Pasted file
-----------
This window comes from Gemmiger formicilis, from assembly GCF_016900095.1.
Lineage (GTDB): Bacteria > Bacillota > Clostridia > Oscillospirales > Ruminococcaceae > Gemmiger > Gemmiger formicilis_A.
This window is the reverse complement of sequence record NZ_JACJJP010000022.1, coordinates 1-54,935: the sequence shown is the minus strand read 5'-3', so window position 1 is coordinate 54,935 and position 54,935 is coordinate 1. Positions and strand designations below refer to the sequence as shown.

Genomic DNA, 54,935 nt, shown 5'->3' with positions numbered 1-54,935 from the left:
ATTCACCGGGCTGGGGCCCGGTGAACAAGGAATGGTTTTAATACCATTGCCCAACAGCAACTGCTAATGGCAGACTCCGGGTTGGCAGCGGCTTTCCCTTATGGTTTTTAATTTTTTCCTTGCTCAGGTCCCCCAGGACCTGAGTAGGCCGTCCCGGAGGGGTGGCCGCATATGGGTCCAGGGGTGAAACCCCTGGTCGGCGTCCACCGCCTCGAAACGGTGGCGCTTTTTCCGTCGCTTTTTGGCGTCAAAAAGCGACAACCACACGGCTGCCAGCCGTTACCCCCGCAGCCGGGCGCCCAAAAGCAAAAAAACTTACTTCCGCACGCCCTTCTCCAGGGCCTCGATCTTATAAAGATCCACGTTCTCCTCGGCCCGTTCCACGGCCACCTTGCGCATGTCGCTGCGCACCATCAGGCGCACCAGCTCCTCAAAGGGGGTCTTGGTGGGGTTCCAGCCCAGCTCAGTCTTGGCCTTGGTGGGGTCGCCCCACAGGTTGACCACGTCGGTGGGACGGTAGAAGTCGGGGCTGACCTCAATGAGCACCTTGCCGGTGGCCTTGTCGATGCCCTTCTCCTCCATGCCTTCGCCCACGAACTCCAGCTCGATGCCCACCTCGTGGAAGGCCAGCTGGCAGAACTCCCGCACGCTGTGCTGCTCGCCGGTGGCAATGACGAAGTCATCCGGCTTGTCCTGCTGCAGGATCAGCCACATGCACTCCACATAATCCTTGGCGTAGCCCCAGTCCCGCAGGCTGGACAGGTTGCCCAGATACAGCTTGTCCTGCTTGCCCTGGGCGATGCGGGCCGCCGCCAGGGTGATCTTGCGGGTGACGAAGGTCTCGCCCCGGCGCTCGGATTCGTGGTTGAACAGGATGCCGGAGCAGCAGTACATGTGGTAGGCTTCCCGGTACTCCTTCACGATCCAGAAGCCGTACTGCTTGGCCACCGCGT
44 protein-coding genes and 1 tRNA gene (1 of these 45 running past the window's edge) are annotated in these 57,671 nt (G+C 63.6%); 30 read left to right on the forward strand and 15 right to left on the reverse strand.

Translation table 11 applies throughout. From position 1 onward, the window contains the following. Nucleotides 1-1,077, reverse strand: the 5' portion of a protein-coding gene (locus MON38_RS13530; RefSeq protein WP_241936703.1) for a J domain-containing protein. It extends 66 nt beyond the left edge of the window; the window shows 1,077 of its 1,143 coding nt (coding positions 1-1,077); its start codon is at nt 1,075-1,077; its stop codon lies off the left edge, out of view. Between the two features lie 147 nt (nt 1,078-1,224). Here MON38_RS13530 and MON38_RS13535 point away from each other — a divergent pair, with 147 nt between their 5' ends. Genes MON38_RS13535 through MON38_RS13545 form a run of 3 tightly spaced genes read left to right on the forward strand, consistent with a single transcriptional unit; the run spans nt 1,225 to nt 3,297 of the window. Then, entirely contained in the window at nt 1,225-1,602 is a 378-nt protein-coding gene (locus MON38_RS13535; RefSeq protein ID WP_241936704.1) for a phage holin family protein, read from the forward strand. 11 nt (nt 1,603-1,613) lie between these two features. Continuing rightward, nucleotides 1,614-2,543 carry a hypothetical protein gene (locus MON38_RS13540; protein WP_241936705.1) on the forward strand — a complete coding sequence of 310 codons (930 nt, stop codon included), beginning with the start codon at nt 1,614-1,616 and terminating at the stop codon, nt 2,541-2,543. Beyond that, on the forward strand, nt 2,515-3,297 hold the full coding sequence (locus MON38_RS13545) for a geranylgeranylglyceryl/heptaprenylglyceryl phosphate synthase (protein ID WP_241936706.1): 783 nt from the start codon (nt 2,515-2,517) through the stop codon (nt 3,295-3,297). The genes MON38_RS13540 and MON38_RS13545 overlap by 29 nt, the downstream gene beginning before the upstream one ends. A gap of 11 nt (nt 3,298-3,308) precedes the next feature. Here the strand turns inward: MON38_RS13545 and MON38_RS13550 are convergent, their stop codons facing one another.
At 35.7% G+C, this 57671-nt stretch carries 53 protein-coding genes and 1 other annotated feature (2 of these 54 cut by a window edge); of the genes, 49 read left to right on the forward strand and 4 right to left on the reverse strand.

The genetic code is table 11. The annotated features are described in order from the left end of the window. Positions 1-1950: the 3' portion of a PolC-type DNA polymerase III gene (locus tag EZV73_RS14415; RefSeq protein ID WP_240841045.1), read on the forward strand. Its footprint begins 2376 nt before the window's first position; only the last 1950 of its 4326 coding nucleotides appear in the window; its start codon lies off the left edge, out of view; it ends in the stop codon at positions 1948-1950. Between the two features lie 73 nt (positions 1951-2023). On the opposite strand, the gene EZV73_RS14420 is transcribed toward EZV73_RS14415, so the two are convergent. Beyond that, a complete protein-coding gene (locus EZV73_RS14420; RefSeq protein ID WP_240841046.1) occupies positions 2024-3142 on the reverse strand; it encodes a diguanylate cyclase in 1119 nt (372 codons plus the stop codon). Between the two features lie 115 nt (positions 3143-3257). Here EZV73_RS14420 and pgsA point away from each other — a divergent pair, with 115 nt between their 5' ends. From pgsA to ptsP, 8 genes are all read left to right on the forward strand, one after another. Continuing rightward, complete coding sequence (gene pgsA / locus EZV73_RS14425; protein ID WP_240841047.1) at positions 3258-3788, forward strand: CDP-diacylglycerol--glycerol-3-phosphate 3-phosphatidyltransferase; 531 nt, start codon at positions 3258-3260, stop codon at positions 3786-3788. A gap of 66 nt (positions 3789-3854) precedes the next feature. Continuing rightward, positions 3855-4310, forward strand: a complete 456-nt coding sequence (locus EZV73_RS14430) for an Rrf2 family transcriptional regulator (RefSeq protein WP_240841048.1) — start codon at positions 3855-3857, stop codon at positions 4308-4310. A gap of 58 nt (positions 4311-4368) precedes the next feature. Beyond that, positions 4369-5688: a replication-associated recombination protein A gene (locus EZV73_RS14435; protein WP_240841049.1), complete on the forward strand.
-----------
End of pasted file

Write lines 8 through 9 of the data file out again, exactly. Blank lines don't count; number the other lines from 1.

At 35.7% G+C, this 57671-nt stretch carries 53 protein-coding genes and 1 other annotated feature (2 of these 54 cut by a window edge); of the genes, 49 read left to right on the forward strand and 4 right to left on the reverse strand.

The genetic code is table 11. The annotated features are described in order from the left end of the window. Positions 1-1950: the 3' portion of a PolC-type DNA polymerase III gene (locus tag EZV73_RS14415; RefSeq protein ID WP_240841045.1), read on the forward strand. Its footprint begins 2376 nt before the window's first position; only the last 1950 of its 4326 coding nucleotides appear in the window; its start codon lies off the left edge, out of view; it ends in the stop codon at positions 1948-1950. Between the two features lie 73 nt (positions 1951-2023). On the opposite strand, the gene EZV73_RS14420 is transcribed toward EZV73_RS14415, so the two are convergent. Beyond that, a complete protein-coding gene (locus EZV73_RS14420; RefSeq protein ID WP_240841046.1) occupies positions 2024-3142 on the reverse strand; it encodes a diguanylate cyclase in 1119 nt (372 codons plus the stop codon). Between the two features lie 115 nt (positions 3143-3257). Here EZV73_RS14420 and pgsA point away from each other — a divergent pair, with 115 nt between their 5' ends. From pgsA to ptsP, 8 genes are all read left to right on the forward strand, one after another. Continuing rightward, complete coding sequence (gene pgsA / locus EZV73_RS14425; protein ID WP_240841047.1) at positions 3258-3788, forward strand: CDP-diacylglycerol--glycerol-3-phosphate 3-phosphatidyltransferase; 531 nt, start codon at positions 3258-3260, stop codon at positions 3786-3788. A gap of 66 nt (positions 3789-3854) precedes the next feature. Continuing rightward, positions 3855-4310, forward strand: a complete 456-nt coding sequence (locus EZV73_RS14430) for an Rrf2 family transcriptional regulator (RefSeq protein WP_240841048.1) — start codon at positions 3855-3857, stop codon at positions 4308-4310. A gap of 58 nt (positions 4311-4368) precedes the next feature. Beyond that, positions 4369-5688: a replication-associated recombination protein A gene (locus EZV73_RS14435; protein WP_240841049.1), complete on the forward strand.